At Least 23 Dead After Floods Ravage Much of West Virginia

AP

At least 23 people are dead in West Virginia following "fast-moving floodwaters" that rolled through much of the state, destroying trees and utility lines and flooding homes, reported CNN.

As the stormwaters began to recede on Saturday, more than 32,000 homes and businesses throughout the state lacked electricity, according to the West Virginia Division of the Department of Homeland Security:

According to AccuWeather Senior Meteorologist Alex Sosnowski, "The amount of rain that recently fell on parts of West Virginia and southern Virginia exceeded a once-in-a-century event for the specific area and resulted in catastrophic flooding in some communities. Radar estimates indicated 6 to 10 inches of rain fell on some locations in 24 hours."

Greenbrier County Sheriff Jan Cahill told the Associated Press there was "complete chaos" in her county.

"Roads destroyed, bridges out, homes burned down, washed off foundations," Cahill told the Weather Channel. "Multiple sections of highway just missing. Pavement just peeled off like a banana. I've never seen anything like that."

In a now-infamous video posted to Twitter on Friday, onlookers gasped as a flaming house coasted down a creek.

Other views of the destruction showed extensive storm damage in affected areas.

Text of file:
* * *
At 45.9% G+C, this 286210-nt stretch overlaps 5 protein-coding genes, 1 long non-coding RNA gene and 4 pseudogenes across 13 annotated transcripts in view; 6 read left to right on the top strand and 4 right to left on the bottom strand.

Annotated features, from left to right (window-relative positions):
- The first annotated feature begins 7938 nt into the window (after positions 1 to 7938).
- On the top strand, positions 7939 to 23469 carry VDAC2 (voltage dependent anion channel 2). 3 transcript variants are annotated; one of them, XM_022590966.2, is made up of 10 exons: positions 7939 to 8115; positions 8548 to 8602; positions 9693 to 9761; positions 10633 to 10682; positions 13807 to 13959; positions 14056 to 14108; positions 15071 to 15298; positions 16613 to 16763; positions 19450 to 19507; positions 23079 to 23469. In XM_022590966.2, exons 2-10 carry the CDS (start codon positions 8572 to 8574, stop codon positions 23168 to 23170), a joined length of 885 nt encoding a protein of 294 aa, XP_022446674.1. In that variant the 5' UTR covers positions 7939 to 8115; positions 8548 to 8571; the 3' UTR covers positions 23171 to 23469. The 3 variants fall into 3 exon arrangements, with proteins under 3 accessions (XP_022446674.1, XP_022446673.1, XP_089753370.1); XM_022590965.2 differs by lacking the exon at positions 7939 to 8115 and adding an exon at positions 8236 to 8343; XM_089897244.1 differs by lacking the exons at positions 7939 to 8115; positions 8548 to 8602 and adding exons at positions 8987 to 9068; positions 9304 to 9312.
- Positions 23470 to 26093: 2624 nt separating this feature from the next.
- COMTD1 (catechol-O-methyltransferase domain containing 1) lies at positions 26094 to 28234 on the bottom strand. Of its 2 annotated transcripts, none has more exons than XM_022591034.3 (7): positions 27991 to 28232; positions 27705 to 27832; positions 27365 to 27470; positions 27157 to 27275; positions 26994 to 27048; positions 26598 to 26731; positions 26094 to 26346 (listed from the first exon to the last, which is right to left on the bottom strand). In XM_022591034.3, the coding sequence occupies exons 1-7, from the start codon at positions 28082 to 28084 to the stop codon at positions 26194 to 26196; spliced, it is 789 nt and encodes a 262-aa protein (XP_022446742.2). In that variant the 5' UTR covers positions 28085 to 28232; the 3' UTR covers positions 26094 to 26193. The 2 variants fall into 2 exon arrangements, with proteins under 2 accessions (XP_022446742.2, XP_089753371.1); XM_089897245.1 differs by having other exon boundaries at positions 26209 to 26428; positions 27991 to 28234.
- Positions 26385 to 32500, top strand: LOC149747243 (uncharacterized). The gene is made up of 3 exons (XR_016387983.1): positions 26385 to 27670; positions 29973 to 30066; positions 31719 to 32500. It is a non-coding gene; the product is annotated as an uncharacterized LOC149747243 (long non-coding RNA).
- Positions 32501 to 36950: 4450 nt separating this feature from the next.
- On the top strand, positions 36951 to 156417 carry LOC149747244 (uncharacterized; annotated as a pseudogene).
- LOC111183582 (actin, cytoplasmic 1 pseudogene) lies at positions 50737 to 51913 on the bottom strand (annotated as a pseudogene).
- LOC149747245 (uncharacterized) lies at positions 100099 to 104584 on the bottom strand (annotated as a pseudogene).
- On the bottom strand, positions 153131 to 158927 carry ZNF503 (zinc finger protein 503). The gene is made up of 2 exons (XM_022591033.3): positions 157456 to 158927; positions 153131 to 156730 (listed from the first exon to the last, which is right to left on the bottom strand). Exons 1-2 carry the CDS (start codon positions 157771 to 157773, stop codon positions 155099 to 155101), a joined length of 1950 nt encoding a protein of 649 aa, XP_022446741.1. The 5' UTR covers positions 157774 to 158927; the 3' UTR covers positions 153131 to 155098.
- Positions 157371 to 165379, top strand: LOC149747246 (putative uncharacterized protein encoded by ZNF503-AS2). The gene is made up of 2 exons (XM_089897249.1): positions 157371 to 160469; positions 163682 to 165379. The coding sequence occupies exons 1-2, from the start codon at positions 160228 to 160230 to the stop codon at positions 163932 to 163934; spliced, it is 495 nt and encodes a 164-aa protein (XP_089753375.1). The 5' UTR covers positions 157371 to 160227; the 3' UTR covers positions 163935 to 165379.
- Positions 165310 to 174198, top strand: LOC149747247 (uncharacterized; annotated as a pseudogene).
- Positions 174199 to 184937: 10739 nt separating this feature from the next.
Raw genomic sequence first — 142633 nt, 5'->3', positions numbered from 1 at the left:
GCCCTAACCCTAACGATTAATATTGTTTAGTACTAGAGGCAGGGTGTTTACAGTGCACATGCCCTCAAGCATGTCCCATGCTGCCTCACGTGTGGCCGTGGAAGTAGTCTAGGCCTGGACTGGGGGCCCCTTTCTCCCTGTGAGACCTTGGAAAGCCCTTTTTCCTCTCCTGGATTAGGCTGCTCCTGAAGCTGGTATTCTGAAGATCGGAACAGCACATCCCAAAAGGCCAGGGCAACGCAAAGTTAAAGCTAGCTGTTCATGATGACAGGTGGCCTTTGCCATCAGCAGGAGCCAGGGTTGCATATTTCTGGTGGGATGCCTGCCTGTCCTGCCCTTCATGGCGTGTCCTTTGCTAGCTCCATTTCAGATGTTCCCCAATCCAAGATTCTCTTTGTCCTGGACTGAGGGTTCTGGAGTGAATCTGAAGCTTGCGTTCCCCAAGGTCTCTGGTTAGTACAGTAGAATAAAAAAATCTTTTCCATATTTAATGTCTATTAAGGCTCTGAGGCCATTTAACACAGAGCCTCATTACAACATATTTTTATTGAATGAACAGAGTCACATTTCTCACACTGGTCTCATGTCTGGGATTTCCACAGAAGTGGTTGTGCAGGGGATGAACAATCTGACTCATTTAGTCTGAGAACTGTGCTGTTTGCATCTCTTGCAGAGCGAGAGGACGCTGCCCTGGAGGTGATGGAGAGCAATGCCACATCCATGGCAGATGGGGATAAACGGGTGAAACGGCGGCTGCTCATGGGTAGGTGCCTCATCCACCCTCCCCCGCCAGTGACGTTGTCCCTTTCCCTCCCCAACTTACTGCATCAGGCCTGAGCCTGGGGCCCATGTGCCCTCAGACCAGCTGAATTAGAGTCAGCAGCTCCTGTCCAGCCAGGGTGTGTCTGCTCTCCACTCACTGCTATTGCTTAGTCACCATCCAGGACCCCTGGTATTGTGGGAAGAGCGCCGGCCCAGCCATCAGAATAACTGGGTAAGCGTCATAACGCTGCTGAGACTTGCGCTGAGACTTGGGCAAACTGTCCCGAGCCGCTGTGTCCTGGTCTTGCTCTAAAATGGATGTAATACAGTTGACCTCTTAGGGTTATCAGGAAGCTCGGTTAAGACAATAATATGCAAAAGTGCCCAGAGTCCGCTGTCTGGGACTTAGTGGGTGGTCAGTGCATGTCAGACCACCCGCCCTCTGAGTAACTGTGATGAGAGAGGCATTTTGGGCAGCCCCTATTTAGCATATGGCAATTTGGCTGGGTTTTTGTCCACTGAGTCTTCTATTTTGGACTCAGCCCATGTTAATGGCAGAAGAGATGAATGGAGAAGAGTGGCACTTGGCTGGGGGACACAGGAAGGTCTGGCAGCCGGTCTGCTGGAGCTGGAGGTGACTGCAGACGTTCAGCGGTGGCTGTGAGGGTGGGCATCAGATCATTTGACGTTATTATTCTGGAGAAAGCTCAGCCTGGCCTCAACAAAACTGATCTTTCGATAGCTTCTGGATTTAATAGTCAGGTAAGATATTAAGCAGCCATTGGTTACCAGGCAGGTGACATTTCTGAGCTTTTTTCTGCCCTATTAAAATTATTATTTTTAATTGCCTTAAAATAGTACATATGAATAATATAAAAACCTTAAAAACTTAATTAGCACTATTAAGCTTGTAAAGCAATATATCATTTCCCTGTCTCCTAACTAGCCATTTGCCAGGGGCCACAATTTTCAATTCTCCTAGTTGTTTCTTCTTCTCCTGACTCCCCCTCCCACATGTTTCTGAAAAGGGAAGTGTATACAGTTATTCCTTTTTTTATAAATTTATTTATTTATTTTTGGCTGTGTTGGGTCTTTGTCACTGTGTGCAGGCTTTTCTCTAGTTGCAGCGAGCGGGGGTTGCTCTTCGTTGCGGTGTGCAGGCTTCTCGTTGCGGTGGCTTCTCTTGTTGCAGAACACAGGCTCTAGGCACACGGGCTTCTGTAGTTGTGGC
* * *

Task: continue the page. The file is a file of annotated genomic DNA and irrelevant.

Source: Steve Helber/AP
Source: Steve Helber/AP
Source: Steve Helber/AP
Source: Steve Helber/AP
Source: Steve Helber/AP
Source: Steve Helber/AP
Source: Steve Helber/AP
Source: Steve Helber/AP
Source: Steve Helber/AP
Source: Steve Helber/AP
Source: Steve Helber/AP
Source: Steve Helber/AP
Source: Steve Helber/AP
Source: Steve Helber/AP
Source: Steve Helber/AP
Source: Steve Helber/AP
Source: Steve Helber/AP
Source: Steve Helber/AP
Source: Steve Helber/AP
Source: Steve Helber/AP

In addition to mobilizing state emergency resources, Gov. Earl Ray Tomblin "announced the state has been approved for a Federal Disaster Declaration by the Federal Emergency Management Agency," reported West Virginia Public Broadcasting. According to the broadcaster, agencies have begun the switch from search and rescue operations to aiding recovery.

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